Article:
Buddhist Religious Philosophy

Buddhist Religious PhilosophyThe religious philosophies and schools of thought in Buddhism have evolved since Buddha’s death into diverse, and complex traditions.


Three main schools

Buddhism has evolved into myriad schools that can be roughly grouped into three types: Nikaya, Mahayana, and Vajrayana. Of the Nikaya schools, only the Theravada survives. Each branch sees itself as representing the true, original teachings of the Buddha, and some schools believe that the dialectic nature of Buddhism allows its format, terminology, and techniques to adapt over time in response to changing circumstances, thus validating dharmic approaches different from their own.

Although Buddhists concur that taking refuge should be undertaken with proper motivation (complete liberation) and an understanding of the objects of refuge, the Indian scholar Atisha identified that in practice there are many different motives found for taking refuge. His idea was to use these different motivations as a key to resolving any apparent conflicts between all the Buddha’s teachings without depending upon some form of syncretism that would cause as much confusion as it attempted to alleviate. The various motives for taking refuge are enumerated as follows, typically introduced using the concept of the “scope” (level of motivation) of a practitioner:

  • Worldly scope: to improve the lot of this life – this is not a Buddhist motivation.
  • Low scope: to gain high rebirth and avoid the low realms.
  • Middle scope: to achieve Nirvana (liberation from rebirth).
  • High scope: to achieve Buddhahood in order to liberate others from suffering, the basis of the Mahayana path.
  • Highest scope is also sometimes included: to achieve Buddhahood as soon as possible – in this life – which is the scope of the highest teachings on the Vajrayana (tantric) path.


  • The Theravada school, whose name means “Doctrine of the Elders”, bases its practice and doctrine exclusively on the Pali Canon, which is a collection of what are known as agamas or nikaya sutras. The nikaya sutras are generally considered by modern scholars to be the oldest of the surviving types of Buddhist literature, and they are accepted as authentic in every branch of Buddhism. Theravada is the only surviving representative of the historical Nikaya branch. Nikaya Buddhism and consequently Theravada are sometimes referred to by the Mahayana as Hinayana or “small vehicle”, although this is considered by some to be impolite. Native Theravada is practiced today in Sri Lanka, Burma, Laos, Thailand, Cambodia and portions of China, Vietnam, and Malaysia. The aim of Nikaya Buddhism is to achieve liberation from rebirth and thus Nirvana.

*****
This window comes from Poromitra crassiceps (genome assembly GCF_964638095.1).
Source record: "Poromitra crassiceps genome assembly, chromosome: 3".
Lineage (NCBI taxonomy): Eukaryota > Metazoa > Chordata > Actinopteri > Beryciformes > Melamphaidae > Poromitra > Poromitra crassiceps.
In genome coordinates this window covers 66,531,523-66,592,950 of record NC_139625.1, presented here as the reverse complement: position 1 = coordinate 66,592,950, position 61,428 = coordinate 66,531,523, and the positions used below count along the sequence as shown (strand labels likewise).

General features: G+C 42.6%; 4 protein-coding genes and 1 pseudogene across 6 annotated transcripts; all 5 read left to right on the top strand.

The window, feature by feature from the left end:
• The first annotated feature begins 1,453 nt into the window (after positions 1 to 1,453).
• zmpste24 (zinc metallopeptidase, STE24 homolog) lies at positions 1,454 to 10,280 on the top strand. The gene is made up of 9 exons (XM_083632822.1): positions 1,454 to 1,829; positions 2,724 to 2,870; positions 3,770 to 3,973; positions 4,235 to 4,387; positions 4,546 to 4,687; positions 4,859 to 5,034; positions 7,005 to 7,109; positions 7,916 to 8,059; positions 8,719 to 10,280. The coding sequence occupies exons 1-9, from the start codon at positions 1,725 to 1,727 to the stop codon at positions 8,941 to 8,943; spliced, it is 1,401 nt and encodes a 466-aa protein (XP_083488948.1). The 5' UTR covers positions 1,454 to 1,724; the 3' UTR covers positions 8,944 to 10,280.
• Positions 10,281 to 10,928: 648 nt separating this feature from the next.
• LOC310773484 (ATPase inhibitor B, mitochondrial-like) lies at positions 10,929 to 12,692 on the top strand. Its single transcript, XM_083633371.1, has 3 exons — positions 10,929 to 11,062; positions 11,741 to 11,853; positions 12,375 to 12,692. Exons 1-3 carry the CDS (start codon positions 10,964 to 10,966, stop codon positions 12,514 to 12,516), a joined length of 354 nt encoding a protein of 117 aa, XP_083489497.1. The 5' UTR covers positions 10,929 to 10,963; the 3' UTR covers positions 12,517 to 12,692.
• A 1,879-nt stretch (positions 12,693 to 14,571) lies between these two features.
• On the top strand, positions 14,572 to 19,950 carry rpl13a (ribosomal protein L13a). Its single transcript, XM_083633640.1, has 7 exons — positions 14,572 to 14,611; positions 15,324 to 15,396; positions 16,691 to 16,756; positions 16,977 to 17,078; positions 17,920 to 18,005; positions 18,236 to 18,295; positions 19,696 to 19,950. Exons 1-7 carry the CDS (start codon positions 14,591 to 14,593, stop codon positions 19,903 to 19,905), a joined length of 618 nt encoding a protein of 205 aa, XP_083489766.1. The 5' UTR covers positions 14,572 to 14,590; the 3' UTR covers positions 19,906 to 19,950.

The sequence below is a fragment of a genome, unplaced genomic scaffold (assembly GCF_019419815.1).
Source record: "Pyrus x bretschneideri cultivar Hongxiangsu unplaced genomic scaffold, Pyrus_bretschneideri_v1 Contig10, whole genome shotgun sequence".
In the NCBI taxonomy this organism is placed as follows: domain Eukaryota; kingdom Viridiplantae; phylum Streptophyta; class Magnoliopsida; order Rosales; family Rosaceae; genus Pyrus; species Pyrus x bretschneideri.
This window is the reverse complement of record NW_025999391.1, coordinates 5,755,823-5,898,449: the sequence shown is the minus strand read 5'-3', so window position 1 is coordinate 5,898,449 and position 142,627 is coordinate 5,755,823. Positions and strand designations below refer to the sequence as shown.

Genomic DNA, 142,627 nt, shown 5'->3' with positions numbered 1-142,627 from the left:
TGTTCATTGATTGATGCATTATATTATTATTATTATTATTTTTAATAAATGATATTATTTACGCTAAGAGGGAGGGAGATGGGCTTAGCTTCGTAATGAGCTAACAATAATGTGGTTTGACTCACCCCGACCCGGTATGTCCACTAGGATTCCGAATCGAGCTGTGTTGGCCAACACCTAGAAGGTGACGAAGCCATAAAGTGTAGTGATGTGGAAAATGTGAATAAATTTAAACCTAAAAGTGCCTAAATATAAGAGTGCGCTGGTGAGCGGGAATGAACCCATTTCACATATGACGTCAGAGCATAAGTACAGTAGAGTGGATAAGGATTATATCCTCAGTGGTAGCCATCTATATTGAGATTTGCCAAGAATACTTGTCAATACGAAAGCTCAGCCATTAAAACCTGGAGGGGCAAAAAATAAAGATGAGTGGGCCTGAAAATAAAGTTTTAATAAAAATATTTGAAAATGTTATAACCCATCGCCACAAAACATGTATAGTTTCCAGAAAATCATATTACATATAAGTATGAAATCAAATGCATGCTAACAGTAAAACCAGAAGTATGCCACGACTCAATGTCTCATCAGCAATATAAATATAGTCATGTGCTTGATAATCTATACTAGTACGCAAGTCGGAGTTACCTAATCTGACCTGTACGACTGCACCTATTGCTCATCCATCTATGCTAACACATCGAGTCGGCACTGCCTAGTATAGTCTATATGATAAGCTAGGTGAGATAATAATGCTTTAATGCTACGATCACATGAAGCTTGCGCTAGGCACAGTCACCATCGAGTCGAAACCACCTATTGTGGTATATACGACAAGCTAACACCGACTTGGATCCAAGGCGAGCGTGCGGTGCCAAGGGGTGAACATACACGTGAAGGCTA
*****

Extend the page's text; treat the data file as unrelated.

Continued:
• The Mahāyāna (literally “Great Vehicle”) branch emphasizes universal compassion, or bodhicitta, and the selfless ideal of the bodhisattva, whose goal is to achieve Buddhahood in order to be of greatest benefit to other sentient beings. In addition to the Nikaya scriptures, Mahāyāna schools recognize all or part of a genre of scriptures that were first put in writing around 1 CE. These scriptures were written in some form of Sanskrit, except a few manuscripts in Prakrit, and are concerned with the purpose of achieving Buddhahood by following the path of the bodhisattva over the course of what is often described as countless eons of time. Because of this immense timeframe, some Mahāyāna schools accept the idea of working towards rebirth in a Pure Land. The Pure Land is normally conceived of as a state which is not enlightenment in itself but which is a highly conducive environment for working toward enlightenment, although some sources indicate that it is synonymous with enlightenment. Native Mahāyāna Buddhism is practiced today in China, Japan, Korea, and most of Vietnam. The various sub-sects of Mahayana Buddhism include: various schools within Pure Land Buddhism (the dominant variety of Mahayana Buddhism) and Zen. Sub-sects within Mahayana are also due to the variations of local cultural interpretations. ie. Chinese Buddhism, Korean Buddhism, Japanese Buddhism, and Vietnamese Buddhism.


  • The Vajrayāna or “Diamond Vehicle” (also referred to as Mantrayana, Tantrayana, Tantric or esoteric Buddhism) shares the basic concepts of Mahāyāna, but also includes a vast array of spiritual techniques designed to enhance Buddhist practice. Vajrayana Buddhism exists today in the form of two major sub-schools: Tibetan Buddhism and Shingon Buddhism. One component of the Vajrayāna is harnessing psycho-physical energy as a means of developing profoundly powerful states of concentration and awareness. These profound states are in turn to be used as an efficient path to Buddhahood. Using these techniques, it is claimed that a practitioner can achieve Buddhahood in one lifetime, or even as little as three years. In addition to the Theravada and Mahāyāna scriptures, Vajrayāna Buddhists recognise a large body of texts that include the Buddhist Tantras. Native Vajrayana is practiced today mainly in Tibet, Nepal, Bhutan, Mongolia, Kalmykia (in Russia), Siberia (in Russia), areas of India, and — among the Shingon (Zhènyān, 真言) and Tendai schools — in China and Japan.

See also


  • K. Sri Dhammananda, . Buddhist Mission Society of Malaysia. (1964) ISBN 9834007127.
  • Thich Nhat Hanh. The Heart of the Buddha’s Teaching. Broadway Books, 1974. ISBN 0767903692.
  • Walpola Rahula. What the Buddha Taught. Grove Press, 1974. ISBN 0802130313.
  • Yin Shun, Yeung H. Wing (translator). The Way to Buddhahood: Instructions from a Modern Chinese Master. Wisdom Publications, 1998. ISBN 0861711335.
buddha monk

buddha monk